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Businesses Mine Data To Predict What Happens Next
Real-time information is no longer fast enough for some companies. The trend is applying predictive analysis to everything from patient care to airline safety.
May 26, 2006
4 Min Read
It Gets Personal
As electronic health records become more prevalent, those databases will provide a rich source of information for predictive analysis. Blue Cross Blue Shield of Tennessee has used a neural net-based predictive model from MEDai for the past 18 months to analyze claims data to predict which health care resources individual members will need months and even years into the future.
"If we're seeing a pattern that predicts heart failure, kidney failure, or diabetes, we want to know that as soon as possible," says Soyal Momin, manager of research and development and consulting at the insurer. While Momin says the technology can't predict disease, it can portend the severity of an illness.
Children's Memorial Research Center in Chicago hopes to come one step closer to actually predicting the recurrence of tumors. It uses SPSS's Clementine data mining software to classify pediatric brain tumors. Then, using predictive analytics, genomic research, and tools that search electronic medical texts for relevant information, doctors can determine the best therapy and predict the probability that a tumor will recur. "I think this idea is going to go hand in hand with personalized medicine," says Dr. Eric Bremer, director of the center's brain tumor research program.
In the airline industry, the FAA just started a program to correlate pilot health and aircraft accidents. The agency is applying S-Plus and Insightful Miner predictive analysis software from Insightful to cross-analyze information about plane crashes and pilot incapacitation incidents with data on pilot health and certification. (Private and commercial pilots are required to have regular medical exams, and the results are maintained in an FAA database that holds 15 million records.)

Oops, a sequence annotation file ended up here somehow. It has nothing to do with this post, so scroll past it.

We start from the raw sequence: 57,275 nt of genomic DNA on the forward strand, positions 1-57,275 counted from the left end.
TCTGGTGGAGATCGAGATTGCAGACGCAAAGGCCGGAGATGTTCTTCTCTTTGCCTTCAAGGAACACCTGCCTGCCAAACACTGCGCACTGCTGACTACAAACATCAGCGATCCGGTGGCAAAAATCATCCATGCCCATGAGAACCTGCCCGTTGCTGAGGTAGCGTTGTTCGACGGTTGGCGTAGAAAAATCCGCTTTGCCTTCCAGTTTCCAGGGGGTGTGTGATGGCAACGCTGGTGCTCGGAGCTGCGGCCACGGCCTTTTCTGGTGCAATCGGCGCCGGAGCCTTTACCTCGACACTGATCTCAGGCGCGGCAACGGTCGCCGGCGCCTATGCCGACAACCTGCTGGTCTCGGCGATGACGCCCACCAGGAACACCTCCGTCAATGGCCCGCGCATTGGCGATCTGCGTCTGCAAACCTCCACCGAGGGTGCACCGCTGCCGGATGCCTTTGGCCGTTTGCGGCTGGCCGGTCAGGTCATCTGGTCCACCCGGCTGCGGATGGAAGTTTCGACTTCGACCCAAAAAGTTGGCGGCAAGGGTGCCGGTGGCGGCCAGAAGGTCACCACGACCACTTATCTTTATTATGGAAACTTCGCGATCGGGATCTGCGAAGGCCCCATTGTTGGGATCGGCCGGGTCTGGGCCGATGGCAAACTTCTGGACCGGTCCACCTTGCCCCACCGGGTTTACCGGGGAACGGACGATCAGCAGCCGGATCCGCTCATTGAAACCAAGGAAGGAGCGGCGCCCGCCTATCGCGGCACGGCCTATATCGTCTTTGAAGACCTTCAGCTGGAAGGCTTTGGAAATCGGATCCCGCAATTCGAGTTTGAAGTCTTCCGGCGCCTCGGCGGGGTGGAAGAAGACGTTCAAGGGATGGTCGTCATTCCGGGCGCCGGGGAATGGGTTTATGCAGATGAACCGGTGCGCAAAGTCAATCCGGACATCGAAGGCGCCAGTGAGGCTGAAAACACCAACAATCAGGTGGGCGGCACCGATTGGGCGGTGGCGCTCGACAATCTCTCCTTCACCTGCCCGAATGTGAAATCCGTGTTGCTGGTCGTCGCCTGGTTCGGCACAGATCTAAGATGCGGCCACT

Researchers plan to examine pilot cardiovascular and neurological conditions for possible links to accidents, as well as scrutinize whether pilot age is a factor in flight safety. "Can we spot an issue before it becomes a safety problem, like older pilots taking up flying later in life?" asks Stephen Veronneau, bioinformatics research team leader for the FAA's Civil Aerospace Medical Institute. The program, which uses medical data that doesn't identify individual pilots, also will look for markers in pilots' blood, such as sugars and even genomic data, that indicate a pilot is more susceptible to fatigue. "But that's way out there," Veronneau concedes.
Valen's Vlasimsky says his company's technology can similarly be used to examine telematics data collected from trucks to identify drivers who may be at risk for getting into accidents because of their driving habits or susceptibility to fatigue.
All this data analysis raises ethical questions. Will predictive analytics lead to mass profiling, denying people jobs because of their genes or denying them insurance coverage because of their predicted health conditions? "You could certainly imagine some kind of Orwellian system with all kinds of data," the FAA's Veronneau says.
The police in Richmond are considering adding more data to their system, such as intelligence from informants about drug dealers and gangs, and even the crime records of individuals, to determine their propensity to commit more crimes. While privacy advocates are sure to squeal, Chief Monroe thinks he's on solid ground using hard data rather than discredited practices like racial profiling.
At Blue Cross Blue Shield of Tennessee, Brooks is aware of the potential misuse of predictive technology and says the insurer would never deny coverage to subscribers based on a predicted health condition. We'll see.
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